Eugene Ionesco's The Bald Soprano is being brought on stage by Kirtana Kumar. But the director is reluctant to reveal who the bald soprano is as that would be a spoiler
Rehearsals can throw up creative ideas that eventually become a part of the play. And in unique cases, like French playwrightEugene Inonesco's absurd play The Bald Soprano, being staged in town by theatre enthusiast Kirtana Kumar, the title of the play can also be traced back to the rehearsals. For it was a verbal slip-up by one of the actors of the play that gave birth to the title.
Ashwin Mathew and Kirtana Kumar
Kirtana's rehearsals have been less eventful though. Her group rehearsed only for eight weeks for the 70-minute play and the sessions were filled with laughter owing to the nature of the play. "The scenes are straightforward funny. They are slapstick. But just like every clown hides some pain, there's underlying pathos in the play. My character, Mrs Smith, talks about mundane things like potatoes, oil etc. And that seems funny. I laughed through the script and thought it would be a good idea to do this play," states Kirtana, who's directed the play.
The cast of The Bald Soprano
This is Ionesco's first play. He wrote it at the age of 38, just like fellow absurdist Samuel Beckett, who started writing plays at a later stage in his life. But the absurdist theme is universal and relevant, feels Kirtana. "Existential themes are relevant, more so in post liberal India that expects happiness to come out of conformity. Absurd plays were written in Europe when it was going through the same social scenario. That's why so many absurd plays have been staged in India in the last few years," maintains Kirtana.
Ionesco wrote this play as a protest to the salon theatre culture that was prevalent in Paris during his times. "It was conservative, elitist and he challenged it by calling his work an anti-play. He was influenced by Dada movement that was anti-war and started during World War 1," reveals Kirtana.
This has been her most challenging directorial venture. But it's also been the most pleasurable. "I have had to tackle six characters and find each of their motivation and intention. One has to read into the text to find that as it's a non-linear narration and the language highly stylised. Why are they saying what they are? As for my character, she's repressed and a conformist, allowing rationality to work for her life. She feels that if she's rational, everything will add up. But eventually it doesn't. Ionesco challenges her ideas," says Kirtana.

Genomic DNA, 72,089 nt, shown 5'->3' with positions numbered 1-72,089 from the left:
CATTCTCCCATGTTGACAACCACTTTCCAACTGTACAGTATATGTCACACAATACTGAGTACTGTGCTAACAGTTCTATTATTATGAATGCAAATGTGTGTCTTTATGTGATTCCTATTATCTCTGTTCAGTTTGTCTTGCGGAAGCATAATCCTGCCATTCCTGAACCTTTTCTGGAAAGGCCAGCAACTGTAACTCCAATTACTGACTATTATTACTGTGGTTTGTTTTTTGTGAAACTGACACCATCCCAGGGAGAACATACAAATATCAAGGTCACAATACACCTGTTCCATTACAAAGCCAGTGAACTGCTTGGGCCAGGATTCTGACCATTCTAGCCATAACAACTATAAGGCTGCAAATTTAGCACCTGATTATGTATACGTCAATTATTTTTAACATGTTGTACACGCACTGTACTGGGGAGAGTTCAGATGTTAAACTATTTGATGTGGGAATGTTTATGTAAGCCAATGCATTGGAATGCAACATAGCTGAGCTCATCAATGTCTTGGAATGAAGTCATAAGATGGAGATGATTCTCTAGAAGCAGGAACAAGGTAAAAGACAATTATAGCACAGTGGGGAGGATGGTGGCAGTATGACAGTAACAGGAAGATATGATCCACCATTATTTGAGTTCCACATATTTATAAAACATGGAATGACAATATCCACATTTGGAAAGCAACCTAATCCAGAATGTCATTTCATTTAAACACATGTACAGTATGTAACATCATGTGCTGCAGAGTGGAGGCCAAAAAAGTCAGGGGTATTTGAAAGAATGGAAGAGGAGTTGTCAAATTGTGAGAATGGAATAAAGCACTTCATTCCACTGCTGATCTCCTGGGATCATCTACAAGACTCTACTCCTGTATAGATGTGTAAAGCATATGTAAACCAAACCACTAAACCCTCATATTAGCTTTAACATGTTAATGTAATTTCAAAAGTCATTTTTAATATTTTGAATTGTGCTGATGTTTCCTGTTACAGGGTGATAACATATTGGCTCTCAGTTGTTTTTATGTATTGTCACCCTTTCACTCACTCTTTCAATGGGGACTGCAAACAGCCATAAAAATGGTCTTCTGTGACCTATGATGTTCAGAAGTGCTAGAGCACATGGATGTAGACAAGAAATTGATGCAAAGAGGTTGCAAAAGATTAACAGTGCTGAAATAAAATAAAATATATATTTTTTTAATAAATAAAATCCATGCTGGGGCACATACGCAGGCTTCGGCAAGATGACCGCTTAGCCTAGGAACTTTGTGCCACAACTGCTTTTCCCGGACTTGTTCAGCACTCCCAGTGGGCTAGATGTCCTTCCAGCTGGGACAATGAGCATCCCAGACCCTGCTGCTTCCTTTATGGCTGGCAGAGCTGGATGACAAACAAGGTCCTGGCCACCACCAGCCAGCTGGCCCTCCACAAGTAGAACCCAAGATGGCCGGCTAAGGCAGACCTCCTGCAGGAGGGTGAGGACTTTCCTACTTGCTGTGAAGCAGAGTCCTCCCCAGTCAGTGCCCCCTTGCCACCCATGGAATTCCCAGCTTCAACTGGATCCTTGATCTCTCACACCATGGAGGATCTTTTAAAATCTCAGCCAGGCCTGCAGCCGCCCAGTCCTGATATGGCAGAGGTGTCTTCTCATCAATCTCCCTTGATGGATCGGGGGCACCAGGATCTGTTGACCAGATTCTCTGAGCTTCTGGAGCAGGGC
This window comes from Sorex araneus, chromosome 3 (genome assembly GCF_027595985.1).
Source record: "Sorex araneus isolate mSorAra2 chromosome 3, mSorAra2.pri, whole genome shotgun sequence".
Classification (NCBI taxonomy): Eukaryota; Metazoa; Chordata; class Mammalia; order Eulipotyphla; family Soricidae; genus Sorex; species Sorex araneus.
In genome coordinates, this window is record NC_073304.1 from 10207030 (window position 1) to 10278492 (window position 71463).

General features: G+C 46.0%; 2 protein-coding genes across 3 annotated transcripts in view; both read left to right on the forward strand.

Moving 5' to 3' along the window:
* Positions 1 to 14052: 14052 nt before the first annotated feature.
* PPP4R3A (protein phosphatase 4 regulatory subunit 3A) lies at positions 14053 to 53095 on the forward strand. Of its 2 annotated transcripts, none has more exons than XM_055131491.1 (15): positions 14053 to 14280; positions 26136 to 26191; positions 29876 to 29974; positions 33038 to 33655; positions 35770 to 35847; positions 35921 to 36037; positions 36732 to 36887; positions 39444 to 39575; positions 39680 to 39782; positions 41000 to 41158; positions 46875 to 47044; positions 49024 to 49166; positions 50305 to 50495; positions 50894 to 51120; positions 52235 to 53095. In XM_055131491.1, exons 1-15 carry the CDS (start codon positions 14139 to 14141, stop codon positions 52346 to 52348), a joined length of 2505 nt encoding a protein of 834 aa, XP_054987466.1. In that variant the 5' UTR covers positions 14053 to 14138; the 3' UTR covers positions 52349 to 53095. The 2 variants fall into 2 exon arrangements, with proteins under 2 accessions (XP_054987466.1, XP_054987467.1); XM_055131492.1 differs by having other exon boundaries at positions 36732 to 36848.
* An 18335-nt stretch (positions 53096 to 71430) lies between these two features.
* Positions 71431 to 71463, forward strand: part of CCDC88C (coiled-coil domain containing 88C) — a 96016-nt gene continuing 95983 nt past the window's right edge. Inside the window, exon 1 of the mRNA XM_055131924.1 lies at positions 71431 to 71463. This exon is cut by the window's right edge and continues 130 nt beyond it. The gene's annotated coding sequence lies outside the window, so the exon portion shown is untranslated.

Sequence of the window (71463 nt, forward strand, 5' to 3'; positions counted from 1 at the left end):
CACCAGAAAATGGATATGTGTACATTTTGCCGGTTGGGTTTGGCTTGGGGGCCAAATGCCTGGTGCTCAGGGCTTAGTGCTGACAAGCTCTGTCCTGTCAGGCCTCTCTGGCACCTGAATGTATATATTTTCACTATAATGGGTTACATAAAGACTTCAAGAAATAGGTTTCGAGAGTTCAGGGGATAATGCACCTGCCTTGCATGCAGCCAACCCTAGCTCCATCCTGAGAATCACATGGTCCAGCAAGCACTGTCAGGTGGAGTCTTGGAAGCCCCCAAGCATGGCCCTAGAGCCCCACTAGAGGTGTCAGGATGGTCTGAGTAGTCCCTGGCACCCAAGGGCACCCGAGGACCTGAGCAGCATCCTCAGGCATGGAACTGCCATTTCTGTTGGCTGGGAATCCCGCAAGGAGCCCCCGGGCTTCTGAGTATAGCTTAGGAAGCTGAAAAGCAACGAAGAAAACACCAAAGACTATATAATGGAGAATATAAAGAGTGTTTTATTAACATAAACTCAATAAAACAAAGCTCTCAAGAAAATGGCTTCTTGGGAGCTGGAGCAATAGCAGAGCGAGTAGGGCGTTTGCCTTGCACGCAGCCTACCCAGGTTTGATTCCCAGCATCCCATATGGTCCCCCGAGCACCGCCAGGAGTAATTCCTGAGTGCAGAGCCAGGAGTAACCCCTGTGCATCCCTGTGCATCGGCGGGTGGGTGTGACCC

The play is set in 1950s England in the drawing room of the Smiths and starts with the actors disturbed by a wildly chiming clock. The Smiths invite the Martins home and the two couples struggle to engage in a sensible conversation. "Ionesco wrote the play when he was learning English. Hence he makes fun of the mechanisms of speaking the language. He uses language devices in his plays. For instance, he lies to the audience. There might be a line saying, 'My daughter's name is Peggy. But after a while, it could be, "My daughter's name is Helen. The audience may or may not be aware of this trick," avers Kirtana.
In keeping with the absurdist tradition, the end of this play is inconclusive. "The end always leaves you with questions. You have to see how much the audience is willing to look into the mirror. We allow them to take back whatever they like from the play," states Kirtana.
The music of the play has been scored by noted guitarist and Kirtana's husband Konarak Reddy. "Usually the actors depend on the music to support their performance. I wanted them to develop their own trajectory and got the music in the end," she says.
The play has been invited to Columbo, Sri Lanka. "They are building a festival around our production. We will visit Columbo in January 2012," signs off Kirtana.
Where Ranga Shankara, JP Nagar
On September 8, 9, 10 and 11
For Rs 150